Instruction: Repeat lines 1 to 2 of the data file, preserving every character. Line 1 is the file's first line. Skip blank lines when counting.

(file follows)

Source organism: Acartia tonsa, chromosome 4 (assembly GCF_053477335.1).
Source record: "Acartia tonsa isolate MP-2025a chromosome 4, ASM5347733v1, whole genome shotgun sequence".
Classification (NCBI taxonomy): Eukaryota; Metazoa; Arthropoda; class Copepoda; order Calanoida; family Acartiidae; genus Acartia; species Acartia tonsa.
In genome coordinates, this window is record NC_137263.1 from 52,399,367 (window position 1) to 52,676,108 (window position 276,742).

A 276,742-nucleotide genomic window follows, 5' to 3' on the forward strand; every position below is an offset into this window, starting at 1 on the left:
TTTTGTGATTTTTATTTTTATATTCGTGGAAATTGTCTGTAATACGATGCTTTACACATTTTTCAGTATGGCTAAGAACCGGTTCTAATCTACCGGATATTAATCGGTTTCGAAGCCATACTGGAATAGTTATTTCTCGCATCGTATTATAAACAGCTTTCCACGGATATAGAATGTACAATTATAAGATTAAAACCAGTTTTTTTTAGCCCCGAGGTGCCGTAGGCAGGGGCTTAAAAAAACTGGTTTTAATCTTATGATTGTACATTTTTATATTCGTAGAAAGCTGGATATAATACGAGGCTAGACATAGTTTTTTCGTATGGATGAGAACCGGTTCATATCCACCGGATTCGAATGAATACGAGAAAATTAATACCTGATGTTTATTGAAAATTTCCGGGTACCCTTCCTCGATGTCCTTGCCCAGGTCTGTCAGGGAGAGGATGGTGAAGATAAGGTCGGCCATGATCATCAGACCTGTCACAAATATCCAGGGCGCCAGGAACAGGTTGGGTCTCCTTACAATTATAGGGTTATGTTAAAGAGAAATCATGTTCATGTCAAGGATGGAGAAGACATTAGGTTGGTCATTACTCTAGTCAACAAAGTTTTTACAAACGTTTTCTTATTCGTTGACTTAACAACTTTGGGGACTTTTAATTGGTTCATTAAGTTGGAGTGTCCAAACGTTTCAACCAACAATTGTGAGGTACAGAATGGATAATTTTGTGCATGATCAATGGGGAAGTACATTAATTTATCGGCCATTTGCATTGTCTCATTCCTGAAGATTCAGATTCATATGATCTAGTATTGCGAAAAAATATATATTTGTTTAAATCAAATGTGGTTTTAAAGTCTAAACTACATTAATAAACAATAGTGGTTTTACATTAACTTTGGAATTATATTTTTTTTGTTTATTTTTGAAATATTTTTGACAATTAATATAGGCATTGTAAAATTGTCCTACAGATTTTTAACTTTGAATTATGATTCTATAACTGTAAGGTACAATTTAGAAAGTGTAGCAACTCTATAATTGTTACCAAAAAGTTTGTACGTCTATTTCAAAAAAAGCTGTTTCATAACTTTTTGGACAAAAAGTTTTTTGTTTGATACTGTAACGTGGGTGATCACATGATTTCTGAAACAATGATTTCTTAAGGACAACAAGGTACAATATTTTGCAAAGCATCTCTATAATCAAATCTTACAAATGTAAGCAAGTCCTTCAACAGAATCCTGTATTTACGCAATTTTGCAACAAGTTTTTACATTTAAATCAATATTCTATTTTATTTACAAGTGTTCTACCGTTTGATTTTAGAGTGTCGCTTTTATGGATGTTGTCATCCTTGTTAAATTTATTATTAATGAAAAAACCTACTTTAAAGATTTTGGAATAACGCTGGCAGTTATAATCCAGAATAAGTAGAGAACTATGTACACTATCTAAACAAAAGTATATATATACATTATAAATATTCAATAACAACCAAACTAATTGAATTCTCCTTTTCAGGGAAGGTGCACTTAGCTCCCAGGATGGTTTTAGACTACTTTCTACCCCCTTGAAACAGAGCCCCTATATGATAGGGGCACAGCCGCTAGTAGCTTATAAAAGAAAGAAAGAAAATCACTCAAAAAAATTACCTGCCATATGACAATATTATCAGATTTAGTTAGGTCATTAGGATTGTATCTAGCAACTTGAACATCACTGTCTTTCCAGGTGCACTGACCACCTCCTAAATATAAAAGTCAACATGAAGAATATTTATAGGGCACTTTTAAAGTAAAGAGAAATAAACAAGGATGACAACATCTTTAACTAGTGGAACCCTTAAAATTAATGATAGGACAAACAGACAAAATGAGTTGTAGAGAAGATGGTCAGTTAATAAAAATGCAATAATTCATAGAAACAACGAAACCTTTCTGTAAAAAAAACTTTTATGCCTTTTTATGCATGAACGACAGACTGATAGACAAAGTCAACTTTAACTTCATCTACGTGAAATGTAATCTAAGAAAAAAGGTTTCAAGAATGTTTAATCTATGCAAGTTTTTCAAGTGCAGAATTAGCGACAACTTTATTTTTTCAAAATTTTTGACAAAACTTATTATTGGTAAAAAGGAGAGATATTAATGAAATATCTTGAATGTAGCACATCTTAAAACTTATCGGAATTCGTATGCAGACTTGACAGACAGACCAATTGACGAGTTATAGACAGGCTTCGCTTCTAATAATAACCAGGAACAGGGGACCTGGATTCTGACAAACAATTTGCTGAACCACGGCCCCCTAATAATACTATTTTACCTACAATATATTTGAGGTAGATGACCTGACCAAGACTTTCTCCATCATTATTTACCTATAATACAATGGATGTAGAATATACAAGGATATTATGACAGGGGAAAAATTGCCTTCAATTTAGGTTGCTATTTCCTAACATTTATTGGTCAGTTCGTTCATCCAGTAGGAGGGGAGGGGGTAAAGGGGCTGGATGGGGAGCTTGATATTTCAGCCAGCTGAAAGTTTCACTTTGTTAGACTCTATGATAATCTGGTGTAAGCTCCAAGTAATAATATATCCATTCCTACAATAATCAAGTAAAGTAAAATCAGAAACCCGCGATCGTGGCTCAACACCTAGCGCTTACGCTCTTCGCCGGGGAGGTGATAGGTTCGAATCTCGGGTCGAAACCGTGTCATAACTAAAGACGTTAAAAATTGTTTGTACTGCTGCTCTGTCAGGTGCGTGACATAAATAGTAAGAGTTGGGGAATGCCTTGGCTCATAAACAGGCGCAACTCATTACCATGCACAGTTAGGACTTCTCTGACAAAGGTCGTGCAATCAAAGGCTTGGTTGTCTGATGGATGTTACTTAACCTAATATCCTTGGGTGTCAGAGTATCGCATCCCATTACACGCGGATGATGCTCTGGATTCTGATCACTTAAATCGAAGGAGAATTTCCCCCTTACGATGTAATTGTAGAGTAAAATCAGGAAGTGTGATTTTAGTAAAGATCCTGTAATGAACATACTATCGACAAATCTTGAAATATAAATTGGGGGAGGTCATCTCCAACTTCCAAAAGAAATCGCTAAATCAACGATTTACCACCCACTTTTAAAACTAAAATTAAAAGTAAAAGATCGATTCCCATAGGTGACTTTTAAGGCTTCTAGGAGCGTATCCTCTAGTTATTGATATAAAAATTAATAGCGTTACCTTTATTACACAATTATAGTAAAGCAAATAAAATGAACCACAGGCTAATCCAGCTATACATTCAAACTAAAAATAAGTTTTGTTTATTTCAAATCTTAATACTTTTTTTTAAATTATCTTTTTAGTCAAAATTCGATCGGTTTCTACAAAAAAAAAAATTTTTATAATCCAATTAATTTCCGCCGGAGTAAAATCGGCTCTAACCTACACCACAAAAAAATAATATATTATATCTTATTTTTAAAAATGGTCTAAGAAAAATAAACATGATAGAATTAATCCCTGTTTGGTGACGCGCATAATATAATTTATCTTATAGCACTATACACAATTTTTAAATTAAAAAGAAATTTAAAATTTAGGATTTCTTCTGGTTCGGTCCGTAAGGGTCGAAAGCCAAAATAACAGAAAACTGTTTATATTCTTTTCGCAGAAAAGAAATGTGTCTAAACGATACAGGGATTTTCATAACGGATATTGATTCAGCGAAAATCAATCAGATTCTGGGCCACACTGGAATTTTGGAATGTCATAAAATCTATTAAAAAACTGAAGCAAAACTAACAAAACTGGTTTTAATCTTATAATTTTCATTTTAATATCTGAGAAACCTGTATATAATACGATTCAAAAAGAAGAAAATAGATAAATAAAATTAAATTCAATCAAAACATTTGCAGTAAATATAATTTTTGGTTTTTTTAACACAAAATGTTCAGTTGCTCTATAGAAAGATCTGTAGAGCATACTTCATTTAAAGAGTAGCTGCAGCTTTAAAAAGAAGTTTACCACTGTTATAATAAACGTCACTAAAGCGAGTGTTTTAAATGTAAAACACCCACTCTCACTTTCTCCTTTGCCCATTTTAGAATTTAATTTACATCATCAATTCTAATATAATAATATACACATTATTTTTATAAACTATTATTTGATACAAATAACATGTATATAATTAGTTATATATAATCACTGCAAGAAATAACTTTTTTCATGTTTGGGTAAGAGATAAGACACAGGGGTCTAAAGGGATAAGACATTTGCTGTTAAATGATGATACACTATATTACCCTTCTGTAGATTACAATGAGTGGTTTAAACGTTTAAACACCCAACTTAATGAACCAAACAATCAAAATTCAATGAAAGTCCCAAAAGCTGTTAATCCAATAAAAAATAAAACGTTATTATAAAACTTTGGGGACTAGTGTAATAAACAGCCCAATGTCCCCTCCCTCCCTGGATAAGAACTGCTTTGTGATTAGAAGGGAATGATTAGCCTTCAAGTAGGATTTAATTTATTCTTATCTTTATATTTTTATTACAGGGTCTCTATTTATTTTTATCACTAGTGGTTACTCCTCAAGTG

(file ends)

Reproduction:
Source organism: Acartia tonsa, chromosome 4 (assembly GCF_053477335.1).
Source record: "Acartia tonsa isolate MP-2025a chromosome 4, ASM5347733v1, whole genome shotgun sequence".